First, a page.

Jun 13 – 19, 2015
University of Alberta
America/Edmonton timezone
Welcome to the 2015 CAP Congress! / Bienvenue au congrès de l'ACP 2015!

Distribution of Gravity Wave Parameters over Eureka, Nunavut using the All Sky Imager

Jun 17, 2015, 7:14 PM
CCIS Ground Floor PCL lounge (University of Alberta)

CCIS Ground Floor PCL lounge

University of Alberta

Poster (Student, Not in Competition) / Affiche (Étudiant(e), pas dans la compétition) Atmospheric and Space Physics / Physique atmosphérique et de l'espace (DASP-DPAE) DASP Poster Session with beer / Session d'affiches avec bière DPAE


Chris Vail (University of New Brunswick)


This work will present the analysis approach developed to detect of gravity waves and the variation in gravity wave parameters deduced from the airglow images taken by the Polar Environment Atmospheric Research Laboratory (PEARL) All Sky Imager (PASI). PASI has been in operation since November 2007 at PEARL in Eureka, Nunavut with images being taken on average every minute during the winter seasons. An automated data analysis approach has been developed to diagnose the gravity wave parameters in a time efficient manner. PASI is a CCD imaging system with six different spectral band narrow band filters. The filters of interest in this research isolate the following airglow emissions: atomic sodium (at 589.3 nm), atomic oxygen green line (at 557.7nm), and hydroxyl (at 720-910nm notched at 865nm due to the molecular oxygen). PASI cycles through the different filters with the hydroxyl filter interleaved between the other filters in the sequence. The gravity wave parameters to be presented are the horizontal and vertical wavelength, intrinsic period and propagation direction. In each image occurrences of these waves are defined in terms of horizontal spatial wavenumber and phase. Temporal phase information is deduced from consecutive images which contain wave signatures with similar horizontal wavenumbers. The vertical wavelength is determined from consecutive images between the different airglow emissions using an approach similar to determining the temporal phase. This work will present monthly variations of these parameters along with their uncertainties for several seasons. In particular, the daily variation in gravity wave occurrence during the January 2009 major stratospheric warming will be highlighted.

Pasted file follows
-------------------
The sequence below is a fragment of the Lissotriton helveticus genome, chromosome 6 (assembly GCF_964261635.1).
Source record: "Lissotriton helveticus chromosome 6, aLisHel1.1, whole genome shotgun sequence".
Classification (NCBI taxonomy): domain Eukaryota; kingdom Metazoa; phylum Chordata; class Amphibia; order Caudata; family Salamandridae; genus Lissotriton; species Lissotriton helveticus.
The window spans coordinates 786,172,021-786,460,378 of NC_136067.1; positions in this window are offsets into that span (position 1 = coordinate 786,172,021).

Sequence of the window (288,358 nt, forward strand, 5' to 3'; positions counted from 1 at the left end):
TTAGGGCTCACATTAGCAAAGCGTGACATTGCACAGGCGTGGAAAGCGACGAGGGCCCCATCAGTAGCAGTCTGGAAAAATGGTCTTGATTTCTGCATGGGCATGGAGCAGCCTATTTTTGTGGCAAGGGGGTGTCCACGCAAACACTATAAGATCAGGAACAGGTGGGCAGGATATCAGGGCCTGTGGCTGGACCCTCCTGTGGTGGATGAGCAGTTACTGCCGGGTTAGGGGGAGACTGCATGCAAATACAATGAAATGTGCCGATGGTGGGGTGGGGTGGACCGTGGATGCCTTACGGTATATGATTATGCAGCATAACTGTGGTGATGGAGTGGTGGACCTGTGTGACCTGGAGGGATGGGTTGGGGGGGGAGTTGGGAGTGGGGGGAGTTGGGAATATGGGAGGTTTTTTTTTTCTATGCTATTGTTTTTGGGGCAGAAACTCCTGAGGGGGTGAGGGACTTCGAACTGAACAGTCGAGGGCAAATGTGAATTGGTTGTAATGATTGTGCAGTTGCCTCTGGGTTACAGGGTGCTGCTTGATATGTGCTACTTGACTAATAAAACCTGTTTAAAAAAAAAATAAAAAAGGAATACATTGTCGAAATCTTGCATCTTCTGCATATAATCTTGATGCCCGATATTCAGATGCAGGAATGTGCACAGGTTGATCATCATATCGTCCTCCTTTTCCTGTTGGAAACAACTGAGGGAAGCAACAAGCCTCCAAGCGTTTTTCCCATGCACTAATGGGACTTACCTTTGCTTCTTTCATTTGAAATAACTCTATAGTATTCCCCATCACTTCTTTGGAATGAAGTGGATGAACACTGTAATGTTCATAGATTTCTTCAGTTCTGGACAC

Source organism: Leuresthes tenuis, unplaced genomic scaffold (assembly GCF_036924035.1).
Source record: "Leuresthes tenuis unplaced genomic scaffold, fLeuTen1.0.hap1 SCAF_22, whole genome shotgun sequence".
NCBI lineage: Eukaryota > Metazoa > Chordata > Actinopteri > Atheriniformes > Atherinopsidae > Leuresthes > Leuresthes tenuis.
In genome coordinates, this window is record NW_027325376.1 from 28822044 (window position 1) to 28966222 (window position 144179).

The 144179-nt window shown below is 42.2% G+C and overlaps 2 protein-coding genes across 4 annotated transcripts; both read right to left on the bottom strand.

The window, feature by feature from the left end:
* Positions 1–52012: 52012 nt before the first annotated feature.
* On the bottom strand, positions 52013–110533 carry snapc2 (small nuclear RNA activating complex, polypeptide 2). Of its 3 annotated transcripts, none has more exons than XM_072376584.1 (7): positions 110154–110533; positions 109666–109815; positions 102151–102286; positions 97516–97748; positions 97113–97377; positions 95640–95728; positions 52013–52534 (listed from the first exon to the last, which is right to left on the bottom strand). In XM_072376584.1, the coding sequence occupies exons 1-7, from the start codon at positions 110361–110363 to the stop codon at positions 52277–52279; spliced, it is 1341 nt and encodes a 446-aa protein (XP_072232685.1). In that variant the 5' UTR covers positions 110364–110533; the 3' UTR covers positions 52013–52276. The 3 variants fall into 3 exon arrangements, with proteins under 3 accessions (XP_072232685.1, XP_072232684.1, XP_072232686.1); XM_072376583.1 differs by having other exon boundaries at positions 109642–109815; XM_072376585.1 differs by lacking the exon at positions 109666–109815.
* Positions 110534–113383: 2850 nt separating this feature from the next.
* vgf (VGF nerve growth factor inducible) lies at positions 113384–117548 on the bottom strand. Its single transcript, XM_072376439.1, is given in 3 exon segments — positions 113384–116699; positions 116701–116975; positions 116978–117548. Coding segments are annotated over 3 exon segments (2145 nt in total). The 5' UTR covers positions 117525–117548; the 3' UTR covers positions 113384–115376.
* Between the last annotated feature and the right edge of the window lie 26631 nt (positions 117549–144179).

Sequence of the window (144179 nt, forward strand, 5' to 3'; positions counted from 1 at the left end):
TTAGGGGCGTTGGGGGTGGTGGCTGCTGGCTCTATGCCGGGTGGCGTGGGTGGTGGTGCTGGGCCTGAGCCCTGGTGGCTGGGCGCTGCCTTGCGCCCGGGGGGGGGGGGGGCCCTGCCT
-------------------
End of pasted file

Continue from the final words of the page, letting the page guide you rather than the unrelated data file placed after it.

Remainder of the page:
Primary author

Chris Vail (University of New Brunswick)


Dr William Ward (University of New Brunswick)

Presentation materials